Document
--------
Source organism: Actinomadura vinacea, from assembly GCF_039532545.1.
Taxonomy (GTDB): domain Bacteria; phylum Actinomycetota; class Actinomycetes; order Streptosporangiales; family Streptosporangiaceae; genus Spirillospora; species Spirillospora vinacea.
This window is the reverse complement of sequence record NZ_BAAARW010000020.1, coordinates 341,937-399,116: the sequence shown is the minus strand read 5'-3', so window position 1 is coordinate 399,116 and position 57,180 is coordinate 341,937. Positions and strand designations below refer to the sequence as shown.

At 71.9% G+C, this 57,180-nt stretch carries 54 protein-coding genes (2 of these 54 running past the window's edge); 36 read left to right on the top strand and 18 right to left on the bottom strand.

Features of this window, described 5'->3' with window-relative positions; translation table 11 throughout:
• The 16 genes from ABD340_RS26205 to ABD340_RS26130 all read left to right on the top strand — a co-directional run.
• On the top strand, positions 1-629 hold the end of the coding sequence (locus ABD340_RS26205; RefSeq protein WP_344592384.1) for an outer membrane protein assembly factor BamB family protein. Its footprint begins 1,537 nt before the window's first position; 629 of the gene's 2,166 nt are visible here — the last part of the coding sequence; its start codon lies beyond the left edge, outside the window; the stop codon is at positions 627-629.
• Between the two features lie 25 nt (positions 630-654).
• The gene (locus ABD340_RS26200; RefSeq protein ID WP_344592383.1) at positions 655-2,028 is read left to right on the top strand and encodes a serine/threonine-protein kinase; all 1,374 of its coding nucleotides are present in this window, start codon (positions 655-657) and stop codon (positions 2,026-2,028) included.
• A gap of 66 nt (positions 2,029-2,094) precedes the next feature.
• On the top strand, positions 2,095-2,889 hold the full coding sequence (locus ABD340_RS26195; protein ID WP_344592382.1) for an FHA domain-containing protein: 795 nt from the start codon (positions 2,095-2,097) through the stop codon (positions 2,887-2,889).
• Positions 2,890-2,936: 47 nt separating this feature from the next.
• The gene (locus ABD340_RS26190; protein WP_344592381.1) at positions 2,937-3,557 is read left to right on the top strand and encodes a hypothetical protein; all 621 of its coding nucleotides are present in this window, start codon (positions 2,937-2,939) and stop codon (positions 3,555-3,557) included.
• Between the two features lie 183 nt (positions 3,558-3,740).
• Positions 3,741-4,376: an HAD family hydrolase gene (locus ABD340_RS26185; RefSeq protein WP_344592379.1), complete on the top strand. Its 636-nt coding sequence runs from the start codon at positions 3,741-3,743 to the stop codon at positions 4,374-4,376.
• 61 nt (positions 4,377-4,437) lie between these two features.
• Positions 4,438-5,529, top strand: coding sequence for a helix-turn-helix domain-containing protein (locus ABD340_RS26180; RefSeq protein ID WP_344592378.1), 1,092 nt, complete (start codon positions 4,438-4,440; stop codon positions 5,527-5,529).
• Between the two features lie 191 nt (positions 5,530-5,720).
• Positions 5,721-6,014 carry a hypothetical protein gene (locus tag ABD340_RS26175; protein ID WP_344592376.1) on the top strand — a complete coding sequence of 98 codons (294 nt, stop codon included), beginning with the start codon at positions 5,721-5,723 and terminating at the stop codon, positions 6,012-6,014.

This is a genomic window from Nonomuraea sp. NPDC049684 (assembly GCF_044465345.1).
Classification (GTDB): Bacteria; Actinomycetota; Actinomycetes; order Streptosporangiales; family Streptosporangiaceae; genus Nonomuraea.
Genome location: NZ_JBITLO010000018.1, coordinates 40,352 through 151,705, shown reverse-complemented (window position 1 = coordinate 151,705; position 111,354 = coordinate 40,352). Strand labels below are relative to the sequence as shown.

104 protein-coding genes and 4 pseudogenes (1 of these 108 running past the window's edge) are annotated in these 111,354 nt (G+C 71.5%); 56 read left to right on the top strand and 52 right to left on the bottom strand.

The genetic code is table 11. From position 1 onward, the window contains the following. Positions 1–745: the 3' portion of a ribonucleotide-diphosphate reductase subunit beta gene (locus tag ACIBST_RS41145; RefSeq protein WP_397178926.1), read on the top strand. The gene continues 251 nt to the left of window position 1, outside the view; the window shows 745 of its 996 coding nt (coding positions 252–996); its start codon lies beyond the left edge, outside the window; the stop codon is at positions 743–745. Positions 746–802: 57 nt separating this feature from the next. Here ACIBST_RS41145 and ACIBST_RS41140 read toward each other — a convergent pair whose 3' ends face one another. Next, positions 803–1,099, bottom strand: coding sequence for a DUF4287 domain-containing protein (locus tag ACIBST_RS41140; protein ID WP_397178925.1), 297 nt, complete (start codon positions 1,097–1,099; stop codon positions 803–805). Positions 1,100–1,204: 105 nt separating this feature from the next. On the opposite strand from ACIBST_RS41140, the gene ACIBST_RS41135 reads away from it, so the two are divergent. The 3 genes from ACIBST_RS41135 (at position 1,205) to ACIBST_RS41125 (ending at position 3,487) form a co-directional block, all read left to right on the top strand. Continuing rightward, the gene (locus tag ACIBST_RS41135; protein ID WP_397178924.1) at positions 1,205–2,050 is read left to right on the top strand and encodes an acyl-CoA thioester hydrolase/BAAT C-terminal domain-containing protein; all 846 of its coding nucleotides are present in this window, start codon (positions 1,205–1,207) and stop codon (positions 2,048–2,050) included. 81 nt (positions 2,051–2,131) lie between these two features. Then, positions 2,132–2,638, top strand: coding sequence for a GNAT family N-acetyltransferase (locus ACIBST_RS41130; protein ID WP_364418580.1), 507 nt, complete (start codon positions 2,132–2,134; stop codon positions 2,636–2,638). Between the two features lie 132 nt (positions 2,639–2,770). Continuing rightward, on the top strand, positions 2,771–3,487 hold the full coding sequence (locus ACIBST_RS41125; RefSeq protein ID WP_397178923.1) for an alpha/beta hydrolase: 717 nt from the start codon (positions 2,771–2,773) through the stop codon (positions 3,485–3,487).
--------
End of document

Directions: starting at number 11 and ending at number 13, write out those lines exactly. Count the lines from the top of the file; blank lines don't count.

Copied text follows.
• On the top strand, positions 2,095-2,889 hold the full coding sequence (locus ABD340_RS26195; protein ID WP_344592382.1) for an FHA domain-containing protein: 795 nt from the start codon (positions 2,095-2,097) through the stop codon (positions 2,887-2,889).
• Positions 2,890-2,936: 47 nt separating this feature from the next.
• The gene (locus ABD340_RS26190; protein WP_344592381.1) at positions 2,937-3,557 is read left to right on the top strand and encodes a hypothetical protein; all 621 of its coding nucleotides are present in this window, start codon (positions 2,937-2,939) and stop codon (positions 3,555-3,557) included.